• Doctor’s maintain a record only when they see a long term need or opportunity. And, this need is felt only in some specialities where a patient can be retained longer or where the diseases are chronic. Some examples would be dentistry, gynaecology, psychiatry, paediatrics, diabetology and cardiology. Even in such cases, many a times, the physicians seldom take the responsibility for maintenance of records in any form. The general habit is to hand over the file to the patient who brings it for every consultation. Where the data is maintained by the physician, they use it to raise entry barriers and don’t give access even to the patient easily.
  • In many other specialities, practitioners would argue that there is practically no reason to know a patients’ general history for certain illnesses. For example, in general medicine, most ailments are treated by assessing near term causes and not many doctors really bother about (or need to bother about) longitudinal health history before prescribing the next course of action. In many a case, history is disregarded as well and medical tests etc., are routinely redone though the previous ones are perfectly valid.
  • Most of the current methods of digitising are cumbersome and demand extra time from the doctor. So these are not done in real time, passed on to low cost resources (usually interns and nurses) or are transcribed by an untrained third party later. Due to this, many a times, errors creep in; making the data unreliable and useless for future use.
  • In spite of all these drawbacks, there is one place where massive health records are being generated at source – the hospitals – especially in the In-Patient Departments (IPDs). That’s because the rules under the Clinical Establishments Act were revised in 2012 , and then mandated ‘maintenance and provision of EMR/EHR for every patient’ for registration and continuation of all clinical establishments. However, most hospitals do it as a tick mark to meet compliance as data standards are still not in place (as of May’16, the Ministry of Health (MOHFW) was still seeking comments and views on the EHR standards from public). To meet compliance many small clinics and private hospitals scan and store hand written memos, and while many large private hospitals use EHR, they fail to deliver on the main criteria of standardisation and interoperability.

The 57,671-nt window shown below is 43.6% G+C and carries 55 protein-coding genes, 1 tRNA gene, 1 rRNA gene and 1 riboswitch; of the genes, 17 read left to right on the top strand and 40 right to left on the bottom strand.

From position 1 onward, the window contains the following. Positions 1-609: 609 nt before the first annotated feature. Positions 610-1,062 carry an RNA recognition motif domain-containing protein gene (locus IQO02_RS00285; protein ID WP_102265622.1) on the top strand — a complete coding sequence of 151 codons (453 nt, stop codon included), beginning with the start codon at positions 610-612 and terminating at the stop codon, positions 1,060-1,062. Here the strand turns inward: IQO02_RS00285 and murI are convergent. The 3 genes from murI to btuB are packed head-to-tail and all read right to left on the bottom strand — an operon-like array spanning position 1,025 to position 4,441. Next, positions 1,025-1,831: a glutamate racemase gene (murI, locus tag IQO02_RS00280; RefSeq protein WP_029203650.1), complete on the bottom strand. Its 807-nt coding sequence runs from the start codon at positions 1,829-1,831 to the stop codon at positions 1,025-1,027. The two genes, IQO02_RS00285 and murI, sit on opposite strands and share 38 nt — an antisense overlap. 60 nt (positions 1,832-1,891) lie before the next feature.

So, there are fundamentally  two problems at source – behaviour change and lack of standards.

The second generator of massive amounts of health records are the numerous labs and pharmacies. And here is where the easy wins lie in digitising records but where there is little focus and attention from start-ups. Again, a host of factors stopping adoption:

  • A lab is essentially a hotchpotch of instruments, each spewing data in its own proprietary format. The technicians then input them into the lab’s software which is mostly customised (a very fragmented custom software market exists in this space), which then gives out a report in a different format. The same is the case of pharmacies. A pharmacy can chose from hundreds of different software and enters data according to its own needs. One can enter the name of the medicine, test, doctor and patient in any way one desires. Lack of data standards, low integrity of master data.
  • Each lab and pharmacy is an enterprise in itself. There are approximately 5.5 lac pharmaceutical retailers in India and organized retail contributes to less than 3% of total pharmacy retail sales. Many of them hand over handwritten bills or give out prescription medicines over the counter. Organised players control only 15-20% of diagnostics industry revenue. This fragmentation compounded by lack of digitisation and regulation amplifies the previous problem manifold and makes interoperability of data virtually impossible. Also, demand hugely outstrips supply so even these organised players don’t see any merits in long term engagement of captive and existing customer base.